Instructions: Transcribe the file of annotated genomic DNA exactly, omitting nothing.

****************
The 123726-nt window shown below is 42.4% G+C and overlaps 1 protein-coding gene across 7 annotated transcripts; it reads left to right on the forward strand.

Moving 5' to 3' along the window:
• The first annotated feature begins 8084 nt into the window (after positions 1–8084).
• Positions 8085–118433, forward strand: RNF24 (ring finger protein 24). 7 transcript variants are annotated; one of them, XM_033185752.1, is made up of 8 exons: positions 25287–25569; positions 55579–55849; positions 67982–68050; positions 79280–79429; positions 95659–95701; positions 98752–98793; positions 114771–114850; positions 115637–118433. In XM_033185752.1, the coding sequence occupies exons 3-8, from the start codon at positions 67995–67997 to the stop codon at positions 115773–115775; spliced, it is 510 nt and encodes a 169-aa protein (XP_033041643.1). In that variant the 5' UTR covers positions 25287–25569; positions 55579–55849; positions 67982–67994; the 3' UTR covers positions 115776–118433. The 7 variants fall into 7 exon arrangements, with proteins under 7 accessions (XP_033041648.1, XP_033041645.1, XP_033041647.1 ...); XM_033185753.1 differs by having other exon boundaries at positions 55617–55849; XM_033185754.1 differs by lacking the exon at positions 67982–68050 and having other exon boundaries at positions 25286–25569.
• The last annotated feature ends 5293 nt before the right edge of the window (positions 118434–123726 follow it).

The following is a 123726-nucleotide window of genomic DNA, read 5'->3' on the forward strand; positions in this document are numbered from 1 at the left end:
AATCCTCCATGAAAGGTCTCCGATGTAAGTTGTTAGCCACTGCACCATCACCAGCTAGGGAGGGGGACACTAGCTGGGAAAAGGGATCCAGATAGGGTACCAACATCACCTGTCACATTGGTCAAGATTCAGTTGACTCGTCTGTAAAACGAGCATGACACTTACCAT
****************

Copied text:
The 123726-nt window shown below is 42.4% G+C and overlaps 1 protein-coding gene across 7 annotated transcripts; it reads left to right on the forward strand.

Moving 5' to 3' along the window:
• The first annotated feature begins 8084 nt into the window (after positions 1–8084).
• Positions 8085–118433, forward strand: RNF24 (ring finger protein 24). 7 transcript variants are annotated; one of them, XM_033185752.1, is made up of 8 exons: positions 25287–25569; positions 55579–55849; positions 67982–68050; positions 79280–79429; positions 95659–95701; positions 98752–98793; positions 114771–114850; positions 115637–118433. In XM_033185752.1, the coding sequence occupies exons 3-8, from the start codon at positions 67995–67997 to the stop codon at positions 115773–115775; spliced, it is 510 nt and encodes a 169-aa protein (XP_033041643.1). In that variant the 5' UTR covers positions 25287–25569; positions 55579–55849; positions 67982–67994; the 3' UTR covers positions 115776–118433. The 7 variants fall into 7 exon arrangements, with proteins under 7 accessions (XP_033041648.1, XP_033041645.1, XP_033041647.1 ...); XM_033185753.1 differs by having other exon boundaries at positions 55617–55849; XM_033185754.1 differs by lacking the exon at positions 67982–68050 and having other exon boundaries at positions 25286–25569.
• The last annotated feature ends 5293 nt before the right edge of the window (positions 118434–123726 follow it).

The following is a 123726-nucleotide window of genomic DNA, read 5'->3' on the forward strand; positions in this document are numbered from 1 at the left end:
AATCCTCCATGAAAGGTCTCCGATGTAAGTTGTTAGCCACTGCACCATCACCAGCTAGGGAGGGGGACACTAGCTGGGAAAAGGGATCCAGATAGGGTACCAACATCACCTGTCACATTGGTCAAGATTCAGTTGACTCGTCTGTAAAACGAGCATGACACTTACCAT